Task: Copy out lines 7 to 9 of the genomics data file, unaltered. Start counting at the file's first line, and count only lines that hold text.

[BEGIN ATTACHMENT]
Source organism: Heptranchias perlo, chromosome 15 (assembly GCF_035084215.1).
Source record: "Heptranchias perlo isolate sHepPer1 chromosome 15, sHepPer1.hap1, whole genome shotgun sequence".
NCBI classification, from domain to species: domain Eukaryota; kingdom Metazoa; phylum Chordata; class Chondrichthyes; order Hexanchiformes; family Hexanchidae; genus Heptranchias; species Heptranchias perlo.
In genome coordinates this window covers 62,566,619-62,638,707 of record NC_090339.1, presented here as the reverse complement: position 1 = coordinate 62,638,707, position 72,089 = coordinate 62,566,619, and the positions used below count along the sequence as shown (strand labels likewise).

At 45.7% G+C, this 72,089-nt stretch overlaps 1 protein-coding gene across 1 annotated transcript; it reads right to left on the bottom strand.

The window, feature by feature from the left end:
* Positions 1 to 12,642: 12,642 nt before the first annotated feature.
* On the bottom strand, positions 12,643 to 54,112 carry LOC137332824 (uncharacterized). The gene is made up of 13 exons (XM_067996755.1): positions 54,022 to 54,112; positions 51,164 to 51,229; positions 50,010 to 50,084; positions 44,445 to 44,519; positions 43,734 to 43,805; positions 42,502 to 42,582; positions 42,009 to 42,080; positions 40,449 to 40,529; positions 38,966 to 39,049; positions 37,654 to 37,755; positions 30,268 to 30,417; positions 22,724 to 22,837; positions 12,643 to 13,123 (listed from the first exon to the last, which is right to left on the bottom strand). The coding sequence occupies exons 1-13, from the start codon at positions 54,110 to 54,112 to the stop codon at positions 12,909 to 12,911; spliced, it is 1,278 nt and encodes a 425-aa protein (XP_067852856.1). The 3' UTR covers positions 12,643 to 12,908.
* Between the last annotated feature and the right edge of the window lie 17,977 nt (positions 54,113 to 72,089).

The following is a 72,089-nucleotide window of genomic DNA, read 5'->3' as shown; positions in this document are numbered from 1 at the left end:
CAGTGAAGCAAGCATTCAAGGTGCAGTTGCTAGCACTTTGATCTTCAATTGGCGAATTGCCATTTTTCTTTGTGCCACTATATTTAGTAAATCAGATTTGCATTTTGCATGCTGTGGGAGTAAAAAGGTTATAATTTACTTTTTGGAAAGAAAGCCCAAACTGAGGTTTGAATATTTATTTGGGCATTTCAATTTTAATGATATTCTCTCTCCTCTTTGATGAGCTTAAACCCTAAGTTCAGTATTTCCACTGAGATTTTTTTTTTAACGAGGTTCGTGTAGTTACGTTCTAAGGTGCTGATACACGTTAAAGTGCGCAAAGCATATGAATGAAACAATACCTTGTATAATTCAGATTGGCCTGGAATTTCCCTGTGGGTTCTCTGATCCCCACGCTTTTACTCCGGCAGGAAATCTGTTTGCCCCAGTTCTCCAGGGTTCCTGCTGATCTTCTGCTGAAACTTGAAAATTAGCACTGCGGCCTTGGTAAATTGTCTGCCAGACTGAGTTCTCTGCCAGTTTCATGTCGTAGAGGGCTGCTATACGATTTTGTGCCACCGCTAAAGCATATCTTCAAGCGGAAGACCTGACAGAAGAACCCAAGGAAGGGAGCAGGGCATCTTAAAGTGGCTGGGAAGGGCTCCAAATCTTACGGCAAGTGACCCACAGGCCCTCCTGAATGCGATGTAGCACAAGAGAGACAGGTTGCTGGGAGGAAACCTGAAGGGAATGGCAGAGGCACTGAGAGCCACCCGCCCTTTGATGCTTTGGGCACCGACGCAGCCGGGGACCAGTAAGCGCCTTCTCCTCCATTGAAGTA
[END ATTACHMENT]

* Positions 1 to 12,642: 12,642 nt before the first annotated feature.
* On the bottom strand, positions 12,643 to 54,112 carry LOC137332824 (uncharacterized). The gene is made up of 13 exons (XM_067996755.1): positions 54,022 to 54,112; positions 51,164 to 51,229; positions 50,010 to 50,084; positions 44,445 to 44,519; positions 43,734 to 43,805; positions 42,502 to 42,582; positions 42,009 to 42,080; positions 40,449 to 40,529; positions 38,966 to 39,049; positions 37,654 to 37,755; positions 30,268 to 30,417; positions 22,724 to 22,837; positions 12,643 to 13,123 (listed from the first exon to the last, which is right to left on the bottom strand). The coding sequence occupies exons 1-13, from the start codon at positions 54,110 to 54,112 to the stop codon at positions 12,909 to 12,911; spliced, it is 1,278 nt and encodes a 425-aa protein (XP_067852856.1). The 3' UTR covers positions 12,643 to 12,908.
* Between the last annotated feature and the right edge of the window lie 17,977 nt (positions 54,113 to 72,089).